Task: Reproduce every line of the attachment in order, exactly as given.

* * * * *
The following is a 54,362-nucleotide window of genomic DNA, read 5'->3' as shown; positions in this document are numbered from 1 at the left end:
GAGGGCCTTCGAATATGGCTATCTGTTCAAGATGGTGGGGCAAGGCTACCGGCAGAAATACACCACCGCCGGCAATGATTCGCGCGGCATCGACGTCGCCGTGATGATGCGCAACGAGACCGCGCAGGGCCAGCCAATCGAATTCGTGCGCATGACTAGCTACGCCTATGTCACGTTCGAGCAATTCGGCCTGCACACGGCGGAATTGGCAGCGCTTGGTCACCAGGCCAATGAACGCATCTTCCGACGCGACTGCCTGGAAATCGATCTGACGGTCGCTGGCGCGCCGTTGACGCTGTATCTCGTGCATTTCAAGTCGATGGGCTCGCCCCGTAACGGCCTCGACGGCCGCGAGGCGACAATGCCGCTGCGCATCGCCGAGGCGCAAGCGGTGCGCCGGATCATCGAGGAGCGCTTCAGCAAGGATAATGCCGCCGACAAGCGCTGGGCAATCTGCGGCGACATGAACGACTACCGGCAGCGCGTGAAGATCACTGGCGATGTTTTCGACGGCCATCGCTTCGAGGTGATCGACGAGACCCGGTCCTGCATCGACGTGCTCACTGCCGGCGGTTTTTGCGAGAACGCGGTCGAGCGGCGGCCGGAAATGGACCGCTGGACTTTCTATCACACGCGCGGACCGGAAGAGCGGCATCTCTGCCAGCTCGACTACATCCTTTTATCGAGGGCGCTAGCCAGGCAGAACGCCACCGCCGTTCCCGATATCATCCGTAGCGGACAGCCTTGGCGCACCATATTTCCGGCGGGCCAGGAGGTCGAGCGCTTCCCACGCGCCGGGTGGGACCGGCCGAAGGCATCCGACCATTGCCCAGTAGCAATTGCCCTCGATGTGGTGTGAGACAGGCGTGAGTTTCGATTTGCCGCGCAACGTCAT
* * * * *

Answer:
The following is a 54,362-nucleotide window of genomic DNA, read 5'->3' as shown; positions in this document are numbered from 1 at the left end:
GAGGGCCTTCGAATATGGCTATCTGTTCAAGATGGTGGGGCAAGGCTACCGGCAGAAATACACCACCGCCGGCAATGATTCGCGCGGCATCGACGTCGCCGTGATGATGCGCAACGAGACCGCGCAGGGCCAGCCAATCGAATTCGTGCGCATGACTAGCTACGCCTATGTCACGTTCGAGCAATTCGGCCTGCACACGGCGGAATTGGCAGCGCTTGGTCACCAGGCCAATGAACGCATCTTCCGACGCGACTGCCTGGAAATCGATCTGACGGTCGCTGGCGCGCCGTTGACGCTGTATCTCGTGCATTTCAAGTCGATGGGCTCGCCCCGTAACGGCCTCGACGGCCGCGAGGCGACAATGCCGCTGCGCATCGCCGAGGCGCAAGCGGTGCGCCGGATCATCGAGGAGCGCTTCAGCAAGGATAATGCCGCCGACAAGCGCTGGGCAATCTGCGGCGACATGAACGACTACCGGCAGCGCGTGAAGATCACTGGCGATGTTTTCGACGGCCATCGCTTCGAGGTGATCGACGAGACCCGGTCCTGCATCGACGTGCTCACTGCCGGCGGTTTTTGCGAGAACGCGGTCGAGCGGCGGCCGGAAATGGACCGCTGGACTTTCTATCACACGCGCGGACCGGAAGAGCGGCATCTCTGCCAGCTCGACTACATCCTTTTATCGAGGGCGCTAGCCAGGCAGAACGCCACCGCCGTTCCCGATATCATCCGTAGCGGACAGCCTTGGCGCACCATATTTCCGGCGGGCCAGGAGGTCGAGCGCTTCCCACGCGCCGGGTGGGACCGGCCGAAGGCATCCGACCATTGCCCAGTAGCAATTGCCCTCGATGTGGTGTGAGACAGGCGTGAGTTTCGATTTGCCGCGCAACGTCAT